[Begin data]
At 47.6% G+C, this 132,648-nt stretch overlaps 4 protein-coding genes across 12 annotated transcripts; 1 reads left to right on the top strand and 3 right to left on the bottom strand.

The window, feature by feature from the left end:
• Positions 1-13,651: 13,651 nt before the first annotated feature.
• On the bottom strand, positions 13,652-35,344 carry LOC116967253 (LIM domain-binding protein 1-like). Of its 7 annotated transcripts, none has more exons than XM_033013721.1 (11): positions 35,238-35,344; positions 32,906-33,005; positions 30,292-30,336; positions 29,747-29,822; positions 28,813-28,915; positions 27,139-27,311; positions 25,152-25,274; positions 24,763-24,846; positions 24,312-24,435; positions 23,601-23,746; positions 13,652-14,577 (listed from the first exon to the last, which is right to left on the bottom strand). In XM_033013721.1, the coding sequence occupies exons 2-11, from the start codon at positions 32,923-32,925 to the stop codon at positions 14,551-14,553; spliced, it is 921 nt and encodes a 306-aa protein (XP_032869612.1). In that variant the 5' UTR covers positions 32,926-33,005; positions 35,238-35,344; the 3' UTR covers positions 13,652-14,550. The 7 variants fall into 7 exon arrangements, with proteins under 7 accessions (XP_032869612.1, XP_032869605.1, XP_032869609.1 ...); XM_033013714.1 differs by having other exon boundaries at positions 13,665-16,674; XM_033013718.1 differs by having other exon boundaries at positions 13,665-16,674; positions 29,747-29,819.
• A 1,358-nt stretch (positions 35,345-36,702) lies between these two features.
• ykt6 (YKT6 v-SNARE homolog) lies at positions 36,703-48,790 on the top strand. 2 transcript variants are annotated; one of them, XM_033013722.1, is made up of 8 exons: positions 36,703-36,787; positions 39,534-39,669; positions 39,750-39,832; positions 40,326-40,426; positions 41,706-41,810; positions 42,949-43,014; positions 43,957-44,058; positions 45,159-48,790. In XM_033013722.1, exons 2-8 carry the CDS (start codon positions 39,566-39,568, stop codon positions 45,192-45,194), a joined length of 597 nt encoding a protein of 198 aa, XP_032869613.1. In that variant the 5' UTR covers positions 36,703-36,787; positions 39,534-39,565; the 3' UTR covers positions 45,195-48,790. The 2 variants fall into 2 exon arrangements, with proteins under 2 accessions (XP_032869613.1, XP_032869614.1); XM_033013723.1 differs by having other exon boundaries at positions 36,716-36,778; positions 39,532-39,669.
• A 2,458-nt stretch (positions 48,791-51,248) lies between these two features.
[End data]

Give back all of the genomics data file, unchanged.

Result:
At 47.6% G+C, this 132,648-nt stretch overlaps 4 protein-coding genes across 12 annotated transcripts; 1 reads left to right on the top strand and 3 right to left on the bottom strand.

The window, feature by feature from the left end:
• Positions 1-13,651: 13,651 nt before the first annotated feature.
• On the bottom strand, positions 13,652-35,344 carry LOC116967253 (LIM domain-binding protein 1-like). Of its 7 annotated transcripts, none has more exons than XM_033013721.1 (11): positions 35,238-35,344; positions 32,906-33,005; positions 30,292-30,336; positions 29,747-29,822; positions 28,813-28,915; positions 27,139-27,311; positions 25,152-25,274; positions 24,763-24,846; positions 24,312-24,435; positions 23,601-23,746; positions 13,652-14,577 (listed from the first exon to the last, which is right to left on the bottom strand). In XM_033013721.1, the coding sequence occupies exons 2-11, from the start codon at positions 32,923-32,925 to the stop codon at positions 14,551-14,553; spliced, it is 921 nt and encodes a 306-aa protein (XP_032869612.1). In that variant the 5' UTR covers positions 32,926-33,005; positions 35,238-35,344; the 3' UTR covers positions 13,652-14,550. The 7 variants fall into 7 exon arrangements, with proteins under 7 accessions (XP_032869612.1, XP_032869605.1, XP_032869609.1 ...); XM_033013714.1 differs by having other exon boundaries at positions 13,665-16,674; XM_033013718.1 differs by having other exon boundaries at positions 13,665-16,674; positions 29,747-29,819.
• A 1,358-nt stretch (positions 35,345-36,702) lies between these two features.
• ykt6 (YKT6 v-SNARE homolog) lies at positions 36,703-48,790 on the top strand. 2 transcript variants are annotated; one of them, XM_033013722.1, is made up of 8 exons: positions 36,703-36,787; positions 39,534-39,669; positions 39,750-39,832; positions 40,326-40,426; positions 41,706-41,810; positions 42,949-43,014; positions 43,957-44,058; positions 45,159-48,790. In XM_033013722.1, exons 2-8 carry the CDS (start codon positions 39,566-39,568, stop codon positions 45,192-45,194), a joined length of 597 nt encoding a protein of 198 aa, XP_032869613.1. In that variant the 5' UTR covers positions 36,703-36,787; positions 39,534-39,565; the 3' UTR covers positions 45,195-48,790. The 2 variants fall into 2 exon arrangements, with proteins under 2 accessions (XP_032869613.1, XP_032869614.1); XM_033013723.1 differs by having other exon boundaries at positions 36,716-36,778; positions 39,532-39,669.
• A 2,458-nt stretch (positions 48,791-51,248) lies between these two features.